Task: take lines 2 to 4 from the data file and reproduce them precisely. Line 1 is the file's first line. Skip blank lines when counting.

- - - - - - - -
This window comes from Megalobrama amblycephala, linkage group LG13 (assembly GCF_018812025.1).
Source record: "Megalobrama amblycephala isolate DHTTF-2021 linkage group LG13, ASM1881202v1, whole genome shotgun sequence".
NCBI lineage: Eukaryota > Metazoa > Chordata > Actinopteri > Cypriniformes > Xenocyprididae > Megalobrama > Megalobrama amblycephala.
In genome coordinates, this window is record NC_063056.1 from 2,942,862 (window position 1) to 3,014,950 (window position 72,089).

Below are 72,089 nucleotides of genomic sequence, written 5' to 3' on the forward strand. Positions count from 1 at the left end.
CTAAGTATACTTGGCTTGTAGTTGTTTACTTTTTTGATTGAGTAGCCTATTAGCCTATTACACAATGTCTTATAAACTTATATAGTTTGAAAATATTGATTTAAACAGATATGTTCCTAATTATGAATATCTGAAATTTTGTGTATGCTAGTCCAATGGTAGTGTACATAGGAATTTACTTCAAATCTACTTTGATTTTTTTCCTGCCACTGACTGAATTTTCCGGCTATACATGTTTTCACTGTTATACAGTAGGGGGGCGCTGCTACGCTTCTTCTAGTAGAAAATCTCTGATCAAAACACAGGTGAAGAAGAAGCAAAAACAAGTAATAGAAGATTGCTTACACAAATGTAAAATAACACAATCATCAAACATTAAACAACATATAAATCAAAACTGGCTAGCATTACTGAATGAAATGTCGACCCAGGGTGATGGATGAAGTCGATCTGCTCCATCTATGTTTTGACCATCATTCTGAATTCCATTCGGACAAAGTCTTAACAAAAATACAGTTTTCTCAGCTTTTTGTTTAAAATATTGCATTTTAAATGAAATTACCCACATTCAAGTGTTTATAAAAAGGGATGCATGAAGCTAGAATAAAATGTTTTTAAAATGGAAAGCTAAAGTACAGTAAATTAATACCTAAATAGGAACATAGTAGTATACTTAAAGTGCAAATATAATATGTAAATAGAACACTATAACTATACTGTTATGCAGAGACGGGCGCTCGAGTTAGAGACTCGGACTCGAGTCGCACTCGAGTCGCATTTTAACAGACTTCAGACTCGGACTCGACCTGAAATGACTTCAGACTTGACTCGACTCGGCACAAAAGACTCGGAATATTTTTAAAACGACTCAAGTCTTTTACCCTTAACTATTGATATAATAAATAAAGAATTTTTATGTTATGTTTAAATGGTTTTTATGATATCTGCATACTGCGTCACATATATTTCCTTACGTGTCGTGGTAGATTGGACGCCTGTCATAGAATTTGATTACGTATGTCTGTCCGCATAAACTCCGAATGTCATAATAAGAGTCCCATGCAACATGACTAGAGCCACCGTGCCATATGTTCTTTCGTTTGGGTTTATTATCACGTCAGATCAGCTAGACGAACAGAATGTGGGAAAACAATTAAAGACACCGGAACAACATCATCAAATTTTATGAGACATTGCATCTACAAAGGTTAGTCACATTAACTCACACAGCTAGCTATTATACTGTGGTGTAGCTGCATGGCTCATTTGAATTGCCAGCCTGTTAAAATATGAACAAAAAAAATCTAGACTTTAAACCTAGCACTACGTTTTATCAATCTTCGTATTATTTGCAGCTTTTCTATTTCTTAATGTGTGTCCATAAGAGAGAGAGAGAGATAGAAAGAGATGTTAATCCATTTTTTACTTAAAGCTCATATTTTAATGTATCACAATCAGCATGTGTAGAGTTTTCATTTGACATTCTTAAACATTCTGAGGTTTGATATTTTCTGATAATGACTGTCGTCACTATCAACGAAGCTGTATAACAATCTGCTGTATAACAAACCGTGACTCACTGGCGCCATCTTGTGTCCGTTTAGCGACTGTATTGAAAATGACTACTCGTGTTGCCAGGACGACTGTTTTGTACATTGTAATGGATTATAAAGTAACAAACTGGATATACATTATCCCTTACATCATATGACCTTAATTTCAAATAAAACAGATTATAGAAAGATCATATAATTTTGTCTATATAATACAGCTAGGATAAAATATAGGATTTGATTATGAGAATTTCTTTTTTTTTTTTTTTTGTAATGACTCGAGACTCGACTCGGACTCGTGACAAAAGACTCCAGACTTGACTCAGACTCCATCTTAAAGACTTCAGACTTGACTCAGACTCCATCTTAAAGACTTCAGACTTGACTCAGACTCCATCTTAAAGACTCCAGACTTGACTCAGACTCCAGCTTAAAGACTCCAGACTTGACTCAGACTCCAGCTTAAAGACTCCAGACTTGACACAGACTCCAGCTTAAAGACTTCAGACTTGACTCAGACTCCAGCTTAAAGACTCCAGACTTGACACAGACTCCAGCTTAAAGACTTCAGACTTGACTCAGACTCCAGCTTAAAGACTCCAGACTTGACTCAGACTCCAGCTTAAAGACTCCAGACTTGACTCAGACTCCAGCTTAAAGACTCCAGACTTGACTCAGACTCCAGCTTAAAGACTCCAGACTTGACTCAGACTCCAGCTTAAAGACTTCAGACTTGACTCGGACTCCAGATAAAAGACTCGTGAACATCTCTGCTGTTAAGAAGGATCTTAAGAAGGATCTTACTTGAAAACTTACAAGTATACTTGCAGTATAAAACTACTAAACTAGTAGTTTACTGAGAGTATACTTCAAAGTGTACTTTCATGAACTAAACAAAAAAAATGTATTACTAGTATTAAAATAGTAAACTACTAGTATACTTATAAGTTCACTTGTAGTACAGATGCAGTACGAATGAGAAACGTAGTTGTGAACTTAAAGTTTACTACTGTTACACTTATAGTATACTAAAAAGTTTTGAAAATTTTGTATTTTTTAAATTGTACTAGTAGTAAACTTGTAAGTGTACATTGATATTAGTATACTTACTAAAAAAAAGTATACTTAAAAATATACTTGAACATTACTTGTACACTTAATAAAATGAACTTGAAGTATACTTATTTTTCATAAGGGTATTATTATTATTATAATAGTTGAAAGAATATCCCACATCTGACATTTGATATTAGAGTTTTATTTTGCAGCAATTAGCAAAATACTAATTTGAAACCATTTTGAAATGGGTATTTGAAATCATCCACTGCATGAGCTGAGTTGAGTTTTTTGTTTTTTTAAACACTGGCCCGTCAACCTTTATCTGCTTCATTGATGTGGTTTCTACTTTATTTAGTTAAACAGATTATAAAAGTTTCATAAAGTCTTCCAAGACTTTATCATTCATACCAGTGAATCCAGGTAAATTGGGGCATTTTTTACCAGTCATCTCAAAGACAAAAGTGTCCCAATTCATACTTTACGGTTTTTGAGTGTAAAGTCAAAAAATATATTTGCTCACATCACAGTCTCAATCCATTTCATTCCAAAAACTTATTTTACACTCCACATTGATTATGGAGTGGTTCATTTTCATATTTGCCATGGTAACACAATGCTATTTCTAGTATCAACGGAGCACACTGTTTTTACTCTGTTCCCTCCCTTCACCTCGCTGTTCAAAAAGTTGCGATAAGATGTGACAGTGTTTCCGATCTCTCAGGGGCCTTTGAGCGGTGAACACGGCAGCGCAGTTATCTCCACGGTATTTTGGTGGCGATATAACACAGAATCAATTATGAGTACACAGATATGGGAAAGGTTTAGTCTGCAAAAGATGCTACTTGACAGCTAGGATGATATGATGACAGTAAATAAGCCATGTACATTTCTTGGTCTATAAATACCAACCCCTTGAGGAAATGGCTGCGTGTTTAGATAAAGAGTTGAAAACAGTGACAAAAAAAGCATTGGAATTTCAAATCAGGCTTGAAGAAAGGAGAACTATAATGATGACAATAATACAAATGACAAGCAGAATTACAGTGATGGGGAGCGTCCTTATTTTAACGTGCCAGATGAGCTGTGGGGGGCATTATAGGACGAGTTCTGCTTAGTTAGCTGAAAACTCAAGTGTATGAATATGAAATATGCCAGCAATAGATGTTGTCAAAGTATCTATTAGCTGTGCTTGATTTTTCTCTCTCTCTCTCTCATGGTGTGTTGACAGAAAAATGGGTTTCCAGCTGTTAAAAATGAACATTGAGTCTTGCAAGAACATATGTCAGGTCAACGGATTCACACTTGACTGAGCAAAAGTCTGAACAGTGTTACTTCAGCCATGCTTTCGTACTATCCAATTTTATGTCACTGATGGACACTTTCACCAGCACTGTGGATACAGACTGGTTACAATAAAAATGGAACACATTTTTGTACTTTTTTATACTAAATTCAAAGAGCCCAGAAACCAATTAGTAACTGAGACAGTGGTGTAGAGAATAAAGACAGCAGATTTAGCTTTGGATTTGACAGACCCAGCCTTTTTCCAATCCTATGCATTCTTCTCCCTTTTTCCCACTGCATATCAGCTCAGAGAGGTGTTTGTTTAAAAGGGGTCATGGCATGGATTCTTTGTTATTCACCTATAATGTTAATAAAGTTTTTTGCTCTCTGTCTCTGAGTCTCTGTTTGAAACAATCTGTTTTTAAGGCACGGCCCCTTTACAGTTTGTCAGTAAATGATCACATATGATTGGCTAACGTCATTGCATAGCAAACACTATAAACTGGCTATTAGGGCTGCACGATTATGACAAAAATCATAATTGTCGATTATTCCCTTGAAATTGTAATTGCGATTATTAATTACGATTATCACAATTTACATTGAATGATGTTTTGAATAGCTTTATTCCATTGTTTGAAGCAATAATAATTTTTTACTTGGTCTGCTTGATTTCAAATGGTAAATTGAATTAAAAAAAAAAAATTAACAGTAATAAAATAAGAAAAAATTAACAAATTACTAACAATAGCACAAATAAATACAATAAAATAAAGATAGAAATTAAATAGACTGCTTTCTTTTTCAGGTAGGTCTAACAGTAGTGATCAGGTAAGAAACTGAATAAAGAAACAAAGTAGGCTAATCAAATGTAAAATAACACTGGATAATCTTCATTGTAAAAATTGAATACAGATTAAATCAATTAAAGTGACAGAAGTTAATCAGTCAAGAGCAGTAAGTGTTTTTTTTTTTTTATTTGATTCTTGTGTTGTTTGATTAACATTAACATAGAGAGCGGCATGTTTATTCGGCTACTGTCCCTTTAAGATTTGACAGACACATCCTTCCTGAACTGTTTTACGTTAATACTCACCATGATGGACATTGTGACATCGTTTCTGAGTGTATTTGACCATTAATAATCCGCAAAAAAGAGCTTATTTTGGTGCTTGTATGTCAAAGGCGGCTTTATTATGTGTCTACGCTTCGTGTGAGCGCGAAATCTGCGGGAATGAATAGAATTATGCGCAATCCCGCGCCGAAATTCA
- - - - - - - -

Source record: "Megalobrama amblycephala isolate DHTTF-2021 linkage group LG13, ASM1881202v1, whole genome shotgun sequence".
NCBI lineage: Eukaryota > Metazoa > Chordata > Actinopteri > Cypriniformes > Xenocyprididae > Megalobrama > Megalobrama amblycephala.
In genome coordinates, this window is record NC_063056.1 from 2,942,862 (window position 1) to 3,014,950 (window position 72,089).